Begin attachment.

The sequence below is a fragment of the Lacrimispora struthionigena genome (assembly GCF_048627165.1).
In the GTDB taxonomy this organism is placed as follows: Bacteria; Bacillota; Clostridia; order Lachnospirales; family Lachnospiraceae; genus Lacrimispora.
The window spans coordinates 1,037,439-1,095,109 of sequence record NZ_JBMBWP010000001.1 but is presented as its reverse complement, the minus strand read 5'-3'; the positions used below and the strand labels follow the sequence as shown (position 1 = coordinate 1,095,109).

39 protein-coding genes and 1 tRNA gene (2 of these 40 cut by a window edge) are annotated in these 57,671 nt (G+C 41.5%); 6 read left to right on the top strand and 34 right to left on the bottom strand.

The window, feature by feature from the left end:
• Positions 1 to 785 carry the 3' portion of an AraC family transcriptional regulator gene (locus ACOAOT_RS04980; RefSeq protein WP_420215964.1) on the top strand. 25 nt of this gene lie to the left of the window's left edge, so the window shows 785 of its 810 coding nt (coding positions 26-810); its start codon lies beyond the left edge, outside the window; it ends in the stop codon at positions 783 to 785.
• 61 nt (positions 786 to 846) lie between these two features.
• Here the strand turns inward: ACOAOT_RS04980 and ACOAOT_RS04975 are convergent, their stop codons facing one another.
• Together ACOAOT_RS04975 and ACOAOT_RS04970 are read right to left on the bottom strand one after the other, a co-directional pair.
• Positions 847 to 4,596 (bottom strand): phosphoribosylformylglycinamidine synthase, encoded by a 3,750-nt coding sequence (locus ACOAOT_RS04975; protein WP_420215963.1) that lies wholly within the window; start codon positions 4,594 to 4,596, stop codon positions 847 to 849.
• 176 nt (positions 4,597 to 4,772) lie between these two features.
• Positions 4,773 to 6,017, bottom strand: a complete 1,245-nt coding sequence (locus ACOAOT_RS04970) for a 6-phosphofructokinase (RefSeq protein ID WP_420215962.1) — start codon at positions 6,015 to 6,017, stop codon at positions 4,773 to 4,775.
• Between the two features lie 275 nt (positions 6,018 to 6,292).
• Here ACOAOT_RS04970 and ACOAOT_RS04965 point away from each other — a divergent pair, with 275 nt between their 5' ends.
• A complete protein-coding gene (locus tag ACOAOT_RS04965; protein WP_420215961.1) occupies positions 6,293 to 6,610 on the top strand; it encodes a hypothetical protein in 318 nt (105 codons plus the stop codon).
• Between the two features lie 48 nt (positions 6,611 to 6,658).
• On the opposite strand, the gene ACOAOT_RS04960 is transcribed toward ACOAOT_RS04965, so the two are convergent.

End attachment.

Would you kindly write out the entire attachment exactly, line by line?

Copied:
The sequence below is a fragment of the Lacrimispora struthionigena genome (assembly GCF_048627165.1).
In the GTDB taxonomy this organism is placed as follows: Bacteria; Bacillota; Clostridia; order Lachnospirales; family Lachnospiraceae; genus Lacrimispora.
The window spans coordinates 1,037,439-1,095,109 of sequence record NZ_JBMBWP010000001.1 but is presented as its reverse complement, the minus strand read 5'-3'; the positions used below and the strand labels follow the sequence as shown (position 1 = coordinate 1,095,109).

39 protein-coding genes and 1 tRNA gene (2 of these 40 cut by a window edge) are annotated in these 57,671 nt (G+C 41.5%); 6 read left to right on the top strand and 34 right to left on the bottom strand.

The window, feature by feature from the left end:
• Positions 1 to 785 carry the 3' portion of an AraC family transcriptional regulator gene (locus ACOAOT_RS04980; RefSeq protein WP_420215964.1) on the top strand. 25 nt of this gene lie to the left of the window's left edge, so the window shows 785 of its 810 coding nt (coding positions 26-810); its start codon lies beyond the left edge, outside the window; it ends in the stop codon at positions 783 to 785.
• 61 nt (positions 786 to 846) lie between these two features.
• Here the strand turns inward: ACOAOT_RS04980 and ACOAOT_RS04975 are convergent, their stop codons facing one another.
• Together ACOAOT_RS04975 and ACOAOT_RS04970 are read right to left on the bottom strand one after the other, a co-directional pair.
• Positions 847 to 4,596 (bottom strand): phosphoribosylformylglycinamidine synthase, encoded by a 3,750-nt coding sequence (locus ACOAOT_RS04975; protein WP_420215963.1) that lies wholly within the window; start codon positions 4,594 to 4,596, stop codon positions 847 to 849.
• 176 nt (positions 4,597 to 4,772) lie between these two features.
• Positions 4,773 to 6,017, bottom strand: a complete 1,245-nt coding sequence (locus ACOAOT_RS04970) for a 6-phosphofructokinase (RefSeq protein ID WP_420215962.1) — start codon at positions 6,015 to 6,017, stop codon at positions 4,773 to 4,775.
• Between the two features lie 275 nt (positions 6,018 to 6,292).
• Here ACOAOT_RS04970 and ACOAOT_RS04965 point away from each other — a divergent pair, with 275 nt between their 5' ends.
• A complete protein-coding gene (locus tag ACOAOT_RS04965; protein WP_420215961.1) occupies positions 6,293 to 6,610 on the top strand; it encodes a hypothetical protein in 318 nt (105 codons plus the stop codon).
• Between the two features lie 48 nt (positions 6,611 to 6,658).
• On the opposite strand, the gene ACOAOT_RS04960 is transcribed toward ACOAOT_RS04965, so the two are convergent.